Kemper Aviation Co-Owner Among Victims In Thursday Crash
The future of one of the
busiest flight schools in the US is in doubt after its third fatal
crash in less than five months. This time, the victims
included the man who was the co-owner and chief instructor of the
school, Kemper Aviation, based at Florida's Lantana Airport.
School officials told the Palm Beach Post that Jeff Rozelle was
flying a Cessna 172 over Lake Okeechobee Thursday morning with
three passengers from Florida Atlantic University, to survey
migratory birds for a research project. The wreckage of the plane
was found on ranch land in Martin County. There were no
The NTSB had two investigators on their way to the accident
scene Thursday afternoon. Sadly, they've become frequent
Last October 27, a Kemper plane flown by a veteran flight
instructor and a trainee crashed into a golf course west of Boynton
Beach. Both pilots died. Another student onboard was critically
injured, but recovered, and sued Kemper Aviation, the school's
maintenance company and the company that leased the plane to the
school, alleging negligence.
A federal investigator found the Piper had an extra washer
installed between the fuel filter bowl and its tightening screw,
and reported the fuel selector was set to the right wing tank,
which contained only about a half-cup of fuel.
Six weeks later, on December 8, a Kemper student was flying a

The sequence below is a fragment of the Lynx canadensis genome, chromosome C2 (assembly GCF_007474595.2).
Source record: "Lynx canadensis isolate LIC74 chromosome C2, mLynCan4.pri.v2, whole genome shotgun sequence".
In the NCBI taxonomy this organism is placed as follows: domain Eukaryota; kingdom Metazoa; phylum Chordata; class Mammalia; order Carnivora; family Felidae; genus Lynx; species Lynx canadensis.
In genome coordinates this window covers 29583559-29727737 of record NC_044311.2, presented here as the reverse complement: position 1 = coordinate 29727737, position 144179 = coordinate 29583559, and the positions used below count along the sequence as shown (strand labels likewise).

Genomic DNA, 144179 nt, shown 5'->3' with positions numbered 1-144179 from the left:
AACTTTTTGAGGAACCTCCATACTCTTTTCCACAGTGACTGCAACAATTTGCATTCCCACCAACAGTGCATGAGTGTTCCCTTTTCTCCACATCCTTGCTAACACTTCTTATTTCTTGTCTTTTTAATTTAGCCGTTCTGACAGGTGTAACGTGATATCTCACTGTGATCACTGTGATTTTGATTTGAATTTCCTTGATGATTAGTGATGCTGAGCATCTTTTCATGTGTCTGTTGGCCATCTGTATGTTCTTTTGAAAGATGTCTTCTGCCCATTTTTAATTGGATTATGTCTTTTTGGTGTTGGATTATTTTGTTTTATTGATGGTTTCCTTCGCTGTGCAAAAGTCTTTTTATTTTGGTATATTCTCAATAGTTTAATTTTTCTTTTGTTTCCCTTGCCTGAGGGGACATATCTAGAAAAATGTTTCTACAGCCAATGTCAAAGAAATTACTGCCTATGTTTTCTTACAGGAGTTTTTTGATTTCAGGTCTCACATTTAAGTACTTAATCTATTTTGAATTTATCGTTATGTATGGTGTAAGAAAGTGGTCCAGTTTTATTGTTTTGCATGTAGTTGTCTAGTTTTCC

Cessna that collided with a Piper Comanche in a high-traffic
training area over the Everglades west of Boca Raton, as ANN reported. Both men
died. That crash also remains under investigation.
After the second crash, six then-current and former instructors
at students charged the school with shoddy maintenance, and alleged
it was a hazardous place to work. But Rozelle, described by a
former employee as even-tempered and soft-spoken, insisted the
planes were safe, and dismissed the concerns expressed by
instructors as the normal questions which follow a tragedy.
The FAA says it is investigating the school's maintenance
records. Kemper has been cited just three times over its 18-year
history for maintenance problems. The last, in 2000, carried a
Rozelle is survived by his wife, Jennifer, who manages the
office at the school, and their two children. The family of his
partner, Akshay Mohan, who works from India, declined to predict
whether the Part 141 school itself could continue.